Hoover Dam was an immense construction project that was initiated to control damage caused by the annual flooding of the Colorado River in the areas along the lower Colorado where it flowed between Arizona and Nevada.
Named for President Herbert Hoover who was most influential in endorsing the Dam’s construction, Hoover Dam was built in the Black Canyon area of the Colorado, spanning the Arizona and Nevada state borders.
Located some 30 miles southeast of Las Vegas, construction of one of the largest public works projects in the history of the United States began in 1931. Furnishing desperately needed work to thousands, the dam was completed in 1935, more than two years ahead of schedule.
The huge curving structure known as Hoover Dam is the second highest dam of its kind in the United States, surpassed in height only by the Oroville Dam in Oroville, California. Listed in the National Register of Historic Places since 1981, Hoover Dam was designated as a National Historic Landmark in 1985.
A marvel of engineering – and chosen by the American Society of Civil Engineers as one of the seven modern engineering wonders of the country – the Dam is a gigantic wall of concrete 726 feet in height and 660 feet thick at its base. Entering through the visitors center, tourists can take a 40 minute guided tour of the dam and the cavernous generating rooms deep inside the structure, where seventeen 70 foot tall generators stand, turning furiously in the 22,000 gallon-per-second rush of water introduced through 30 foot wide pipes, providing more than half of Southern California’s power to some 13 million power consumers.
Visitors can walk across the dam and view the huge 50 foot in diameter spillway channel on the Arizona side, which is designed to take excess water in the event of a flooding condition due to the time to time record flows along the Colorado River. Until the building of the dam, the Colorado River – running from the Rockies to the Gulf of California – some 1400 miles in overall length, operated on its own terms. When swollen with melted snow the river flooded farmland, then dwindled to a mere trickle in the late summer. It needed taming.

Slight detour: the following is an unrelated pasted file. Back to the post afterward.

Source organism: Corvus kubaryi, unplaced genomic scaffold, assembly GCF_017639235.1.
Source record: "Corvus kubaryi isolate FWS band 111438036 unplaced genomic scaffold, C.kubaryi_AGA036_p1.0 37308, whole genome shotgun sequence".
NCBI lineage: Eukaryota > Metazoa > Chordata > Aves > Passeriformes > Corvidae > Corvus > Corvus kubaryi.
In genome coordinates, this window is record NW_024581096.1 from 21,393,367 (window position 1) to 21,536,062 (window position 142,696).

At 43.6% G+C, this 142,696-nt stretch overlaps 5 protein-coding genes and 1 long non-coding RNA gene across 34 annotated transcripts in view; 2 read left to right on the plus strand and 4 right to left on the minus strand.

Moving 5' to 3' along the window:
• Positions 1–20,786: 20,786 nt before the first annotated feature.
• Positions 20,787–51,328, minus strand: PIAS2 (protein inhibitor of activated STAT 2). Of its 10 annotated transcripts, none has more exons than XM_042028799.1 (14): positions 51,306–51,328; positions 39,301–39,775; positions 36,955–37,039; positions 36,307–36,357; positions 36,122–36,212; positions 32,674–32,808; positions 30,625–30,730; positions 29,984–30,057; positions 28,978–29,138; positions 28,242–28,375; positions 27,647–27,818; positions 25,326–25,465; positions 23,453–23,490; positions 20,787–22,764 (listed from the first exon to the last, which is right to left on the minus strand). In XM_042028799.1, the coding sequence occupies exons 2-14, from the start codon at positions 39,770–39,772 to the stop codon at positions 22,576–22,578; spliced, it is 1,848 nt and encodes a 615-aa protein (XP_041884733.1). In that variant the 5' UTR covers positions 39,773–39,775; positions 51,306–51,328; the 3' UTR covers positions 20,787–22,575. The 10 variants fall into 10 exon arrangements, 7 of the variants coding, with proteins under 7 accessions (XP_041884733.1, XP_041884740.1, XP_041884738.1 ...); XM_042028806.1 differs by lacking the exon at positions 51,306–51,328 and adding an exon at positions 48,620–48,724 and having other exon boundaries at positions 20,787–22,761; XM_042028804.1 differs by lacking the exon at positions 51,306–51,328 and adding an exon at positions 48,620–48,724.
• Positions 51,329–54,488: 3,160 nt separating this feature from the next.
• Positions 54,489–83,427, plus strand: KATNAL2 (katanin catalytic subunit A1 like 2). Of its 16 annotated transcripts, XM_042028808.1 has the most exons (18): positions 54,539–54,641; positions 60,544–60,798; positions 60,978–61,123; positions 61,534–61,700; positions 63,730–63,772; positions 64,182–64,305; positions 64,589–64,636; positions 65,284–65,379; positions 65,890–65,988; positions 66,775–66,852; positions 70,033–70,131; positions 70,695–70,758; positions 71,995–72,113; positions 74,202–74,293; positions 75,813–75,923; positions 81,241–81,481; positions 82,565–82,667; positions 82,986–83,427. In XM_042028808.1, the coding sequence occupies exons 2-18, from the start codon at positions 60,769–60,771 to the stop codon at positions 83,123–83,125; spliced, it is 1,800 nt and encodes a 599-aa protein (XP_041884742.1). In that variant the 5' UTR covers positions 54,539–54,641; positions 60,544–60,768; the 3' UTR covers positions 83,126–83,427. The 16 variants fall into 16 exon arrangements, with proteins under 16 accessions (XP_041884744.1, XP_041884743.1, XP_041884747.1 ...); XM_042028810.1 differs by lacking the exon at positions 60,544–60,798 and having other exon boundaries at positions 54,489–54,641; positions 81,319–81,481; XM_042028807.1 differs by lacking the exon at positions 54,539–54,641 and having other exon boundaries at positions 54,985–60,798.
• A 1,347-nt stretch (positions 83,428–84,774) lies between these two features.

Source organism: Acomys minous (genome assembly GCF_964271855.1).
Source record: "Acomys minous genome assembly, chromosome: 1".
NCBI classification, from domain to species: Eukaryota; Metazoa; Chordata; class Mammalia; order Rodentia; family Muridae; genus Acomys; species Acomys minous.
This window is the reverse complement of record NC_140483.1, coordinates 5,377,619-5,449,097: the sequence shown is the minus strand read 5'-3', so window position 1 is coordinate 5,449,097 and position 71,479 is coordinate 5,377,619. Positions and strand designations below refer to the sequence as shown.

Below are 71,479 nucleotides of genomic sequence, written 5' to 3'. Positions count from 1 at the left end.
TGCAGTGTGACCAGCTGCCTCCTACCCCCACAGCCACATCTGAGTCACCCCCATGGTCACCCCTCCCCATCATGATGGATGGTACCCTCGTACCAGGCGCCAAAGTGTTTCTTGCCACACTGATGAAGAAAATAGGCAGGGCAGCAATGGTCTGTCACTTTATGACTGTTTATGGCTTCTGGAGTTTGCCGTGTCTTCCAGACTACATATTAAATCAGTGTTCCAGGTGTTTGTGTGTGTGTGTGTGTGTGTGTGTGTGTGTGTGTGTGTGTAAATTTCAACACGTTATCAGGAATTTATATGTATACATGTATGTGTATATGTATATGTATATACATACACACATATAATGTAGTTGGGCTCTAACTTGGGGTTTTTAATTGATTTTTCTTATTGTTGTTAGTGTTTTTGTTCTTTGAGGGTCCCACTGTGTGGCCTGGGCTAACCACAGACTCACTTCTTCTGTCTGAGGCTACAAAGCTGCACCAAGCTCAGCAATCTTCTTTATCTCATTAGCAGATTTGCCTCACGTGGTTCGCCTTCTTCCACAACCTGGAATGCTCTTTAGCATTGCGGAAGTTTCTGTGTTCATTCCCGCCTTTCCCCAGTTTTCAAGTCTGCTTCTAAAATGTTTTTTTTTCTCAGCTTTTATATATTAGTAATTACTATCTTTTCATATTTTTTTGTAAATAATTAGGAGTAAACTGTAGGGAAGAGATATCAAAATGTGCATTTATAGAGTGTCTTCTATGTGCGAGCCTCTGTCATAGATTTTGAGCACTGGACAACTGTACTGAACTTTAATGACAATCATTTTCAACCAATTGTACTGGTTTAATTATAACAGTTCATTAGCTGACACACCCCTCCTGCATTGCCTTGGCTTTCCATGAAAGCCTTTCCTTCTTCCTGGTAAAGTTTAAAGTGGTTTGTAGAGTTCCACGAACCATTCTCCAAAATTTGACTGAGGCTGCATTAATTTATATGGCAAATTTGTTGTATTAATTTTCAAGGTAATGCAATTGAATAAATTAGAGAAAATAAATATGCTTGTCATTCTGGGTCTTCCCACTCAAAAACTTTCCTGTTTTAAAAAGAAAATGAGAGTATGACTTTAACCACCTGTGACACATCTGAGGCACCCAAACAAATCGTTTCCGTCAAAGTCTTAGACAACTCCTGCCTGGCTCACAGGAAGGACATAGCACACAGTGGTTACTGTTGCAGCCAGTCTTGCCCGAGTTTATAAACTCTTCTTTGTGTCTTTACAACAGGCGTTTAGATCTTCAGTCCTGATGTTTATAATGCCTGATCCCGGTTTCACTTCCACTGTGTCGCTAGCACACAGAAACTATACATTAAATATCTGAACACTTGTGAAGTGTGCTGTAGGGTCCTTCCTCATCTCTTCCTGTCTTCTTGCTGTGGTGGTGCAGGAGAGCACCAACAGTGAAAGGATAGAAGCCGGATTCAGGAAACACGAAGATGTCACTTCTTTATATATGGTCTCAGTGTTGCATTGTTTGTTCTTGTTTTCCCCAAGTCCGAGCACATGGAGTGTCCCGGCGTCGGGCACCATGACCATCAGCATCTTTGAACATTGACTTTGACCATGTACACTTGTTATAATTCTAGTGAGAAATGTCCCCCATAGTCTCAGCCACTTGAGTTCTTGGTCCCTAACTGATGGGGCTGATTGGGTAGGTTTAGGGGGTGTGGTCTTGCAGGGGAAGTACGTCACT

The building of Hoover Dam was hugely expensive – costing $165 million in depression-era dollars (approximately $2.2 billion in today’s money) – labor intensive and extremely hazardous, costing over 100 workers their lives.
The dam’s construction created Lake Mead, one of the most popular and frequently visited National Park areas in the country. The dam alone attracts more than a million visitors annually, and about 20,000 cars drive across its top daily. Traffic is slowed, however, by intense security designed to prevent acts of terrorism against this vitally important facility. All heavy and commercial trucks are prohibited, and must take the longer route to reach Arizona or Nevada destinations.
The Dam is open to visitors every day from 9am to 5pm all year long, with the exception of Thanksgiving and Christmas.
The Discovery Tour is an interesting and informative way to tour the Dam. The tour guides visitors through various exhibits, the inner workings of the Dam, a short film presentation and a visit to the observation deck for panoramic views of the area.
Discovery Tour Admission Fees:
- Adults – (17 to 61) $11.00
- Seniors – (62+) $ 9.00
- Juniors – ( 7 to 16) $6.00
- Military and dependents $9.00
- Children – (up to age 6) Free
- Parking fee for all visitors to the dam is $7.00 per vehicle